Thursday, December 3, 2015

Additional Notes

A book by Michael Reed titled: The Making of Britain , The Age of Exuberance 1550 - 1700 , contains a number of thoughts that seem important to place in this discussion.  On pages 19 - 21, he discusses the Act of Union and a number of factors not previously presented.  He states that the Act of Union took some time for the details to be applied.  He notes that the first Welsh Justices of the Peace appear in 1541, and it was not until March of 1543 a complete list of Justices for all the Welsh counties appears.  From this point forward, the laws of England were place as the authority in Wales.
The 12 counties in Wales were placed into 4 sets of three, and a Justices for each group was organized.  The work of these Justices were under the supervision of the Court of Great Sessions.  A Council of The Marches was held in Ludow and had a superior jurisdiction.  This authority extended to Shropshire, Herefordshire, Worcestershire, and Gloucestershire.

The cover to my copy is shown.  It was first published 1986 by Routledge & Kegan Paul, London.

Friday, January 16, 2015

Of Welsh Descent

For those of Welsh descent, the English surname system has its origin with the Act of Union.   Many surnames appear around, and after, this Act was put into affect.  The following figure presents the impact on the JONES surname as it appears in the "List of Early Chancery Proceedings" preserved in the Public Record Office, England.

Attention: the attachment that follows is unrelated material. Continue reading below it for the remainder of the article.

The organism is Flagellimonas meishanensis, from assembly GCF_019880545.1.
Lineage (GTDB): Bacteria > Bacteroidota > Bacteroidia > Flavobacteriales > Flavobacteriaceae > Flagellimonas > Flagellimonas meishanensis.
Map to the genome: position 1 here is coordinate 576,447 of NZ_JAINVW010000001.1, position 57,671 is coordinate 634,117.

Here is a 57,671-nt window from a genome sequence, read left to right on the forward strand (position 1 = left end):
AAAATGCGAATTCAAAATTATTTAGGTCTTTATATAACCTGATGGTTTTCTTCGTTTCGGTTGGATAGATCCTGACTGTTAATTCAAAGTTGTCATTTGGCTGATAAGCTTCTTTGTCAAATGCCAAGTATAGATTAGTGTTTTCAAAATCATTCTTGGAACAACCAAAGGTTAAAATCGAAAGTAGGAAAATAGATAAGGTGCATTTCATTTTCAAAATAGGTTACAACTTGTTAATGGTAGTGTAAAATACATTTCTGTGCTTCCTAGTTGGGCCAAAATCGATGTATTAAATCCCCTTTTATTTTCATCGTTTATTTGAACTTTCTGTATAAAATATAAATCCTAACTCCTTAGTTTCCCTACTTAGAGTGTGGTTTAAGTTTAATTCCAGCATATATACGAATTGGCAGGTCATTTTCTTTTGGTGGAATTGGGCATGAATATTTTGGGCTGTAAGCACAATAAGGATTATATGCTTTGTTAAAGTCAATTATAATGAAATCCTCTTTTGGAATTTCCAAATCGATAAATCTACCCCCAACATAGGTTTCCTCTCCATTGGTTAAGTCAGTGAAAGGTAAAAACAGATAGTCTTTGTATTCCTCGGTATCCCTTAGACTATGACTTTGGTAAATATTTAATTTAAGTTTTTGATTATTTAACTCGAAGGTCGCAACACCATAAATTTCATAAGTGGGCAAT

It was after 1544 that the JONES surname starts to appear in the legal records.  By 1558, the surname peaks and begins to climb again after 1650.  Other surnames from Welsh families had the same origin.  The next figure demonstrates how different surnames came into existence.

In each case, the individuals shared a common ancestor [Thomas].  Each "son" in the Welsh naming system would become "Richard ap Thomas", "Edward ap Thomas", "John ap Thomas", and "David ap Thomas".   When the Act of Union took affect [1536 - 1542], "Peter ap Richard ap Thomas" became "Peter Richards", and "David ap Edward ap Thomas" became "David Edwards".   Any who were the "son of a John" became "JONES".   On and on it would go.  After several generations of  different surnames, the family often lost their Welsh connections.  So, a different surname took a distinctive branch along the family tree although they shared a common grandfather.  For the genealogist, this process is important in recognizing that today, those who share the same surname, may not be related at all.